Dustin and I have been getting calls and e mails asking about the status of the North Cascades – It’s still open.
Before Thanksgiving, the tall (6 to 8,000 foot starting zone) avalanche chutes were about halfway to where they'd need to be to cause a threat and we haven't gotten much more snow (6 to 10,000 feet) over the last week. The forecast doesn't call for much more for the rest of the week, so until we get some "winter" it's going to continue as it has - crews plowing, etc. as needed. Our forecaster says Washington Pass ought to get another 2-3 inches between now and Thursday, which isn't real "threatening”. Here’s the most recent forecast from mid morning:
“Weather as of 1030 Tue was not looking too bad, with Washington pass area flurries and light snow showers. However, some concerns exist. New info suggesting a broken up array of scattered light and short term shower threats sweeping N to S through the area later today into early evening followed by N to S area clearing. A breezy N wind picks up overnight, but a light freeze will occur too. Basically, anything still damp by 9 p.m. is a black ice threat. Basically, if we get the evening showers, then the freeze will follow by midnight. Wed through Fri is dry, with cooler overnight temps and increasing frost.”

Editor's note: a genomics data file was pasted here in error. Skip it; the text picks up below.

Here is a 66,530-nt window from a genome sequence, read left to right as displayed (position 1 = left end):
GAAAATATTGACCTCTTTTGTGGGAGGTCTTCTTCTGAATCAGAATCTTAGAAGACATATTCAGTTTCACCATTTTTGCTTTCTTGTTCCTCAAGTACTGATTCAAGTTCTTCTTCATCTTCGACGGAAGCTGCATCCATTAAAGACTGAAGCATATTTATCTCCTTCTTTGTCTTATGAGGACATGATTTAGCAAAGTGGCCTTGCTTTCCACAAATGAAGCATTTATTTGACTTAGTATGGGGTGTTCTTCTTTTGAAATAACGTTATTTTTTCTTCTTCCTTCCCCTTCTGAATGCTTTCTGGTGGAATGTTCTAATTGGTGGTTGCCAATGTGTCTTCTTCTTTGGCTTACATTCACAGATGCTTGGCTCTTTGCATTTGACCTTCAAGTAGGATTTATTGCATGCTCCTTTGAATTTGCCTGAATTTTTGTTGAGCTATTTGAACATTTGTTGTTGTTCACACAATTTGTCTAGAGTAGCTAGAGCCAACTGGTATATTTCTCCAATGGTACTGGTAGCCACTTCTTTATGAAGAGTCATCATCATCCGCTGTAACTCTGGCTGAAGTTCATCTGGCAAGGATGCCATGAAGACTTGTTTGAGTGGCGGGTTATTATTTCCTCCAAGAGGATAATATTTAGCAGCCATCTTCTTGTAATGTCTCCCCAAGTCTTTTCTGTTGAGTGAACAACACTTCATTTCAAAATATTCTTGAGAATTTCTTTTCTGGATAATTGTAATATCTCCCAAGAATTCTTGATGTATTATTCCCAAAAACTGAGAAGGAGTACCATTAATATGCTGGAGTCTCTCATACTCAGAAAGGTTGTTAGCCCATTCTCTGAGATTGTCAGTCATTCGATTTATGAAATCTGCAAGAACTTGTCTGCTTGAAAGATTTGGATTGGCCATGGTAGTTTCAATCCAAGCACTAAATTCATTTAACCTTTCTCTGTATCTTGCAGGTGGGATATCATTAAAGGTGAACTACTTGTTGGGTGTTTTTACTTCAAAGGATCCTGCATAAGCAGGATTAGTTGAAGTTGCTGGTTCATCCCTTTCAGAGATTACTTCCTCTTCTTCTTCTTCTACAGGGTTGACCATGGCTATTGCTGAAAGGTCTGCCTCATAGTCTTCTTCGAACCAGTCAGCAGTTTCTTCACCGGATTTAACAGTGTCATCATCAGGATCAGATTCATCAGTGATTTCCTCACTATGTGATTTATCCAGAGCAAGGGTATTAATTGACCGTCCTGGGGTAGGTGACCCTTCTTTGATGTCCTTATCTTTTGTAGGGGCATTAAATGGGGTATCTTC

Remember that the traditional closure dates are between Thanksgiving week and the 2nd week of December. One substantial storm is really all that is needed to fill those chutes and cause the avalanches that will close it for the season - and it's very likely to happen over the next two or three weeks, but who knows? We have around 14" to 16" of snow on the ground at the summit. A General rule for avalanche danger that closes the highway is 24” to 36” of snow coupled with some additional trigger, i.e. rain or more snow or a big temperature change.
When the season closure comes, it usually happens fast, so if you’re planning a trip, check the pass report and the web page (www.wsdot.wa.gov/traffic/passes/northcascades/) before you leave or call 5-1-1. Washington and Rainy are a thousand feet higher than Stevens and two thousand higher than Snoqualmie, so they often get snow when the others are getting rain.
I’ll send out one of these e mails when the closure comes or if there’s something going on up there that prompts one sooner than that.
Tuesday, December 2, 2008
AAI just received this email from the Washington DOT:
Posted by American Alpine Institute at 1:28 PM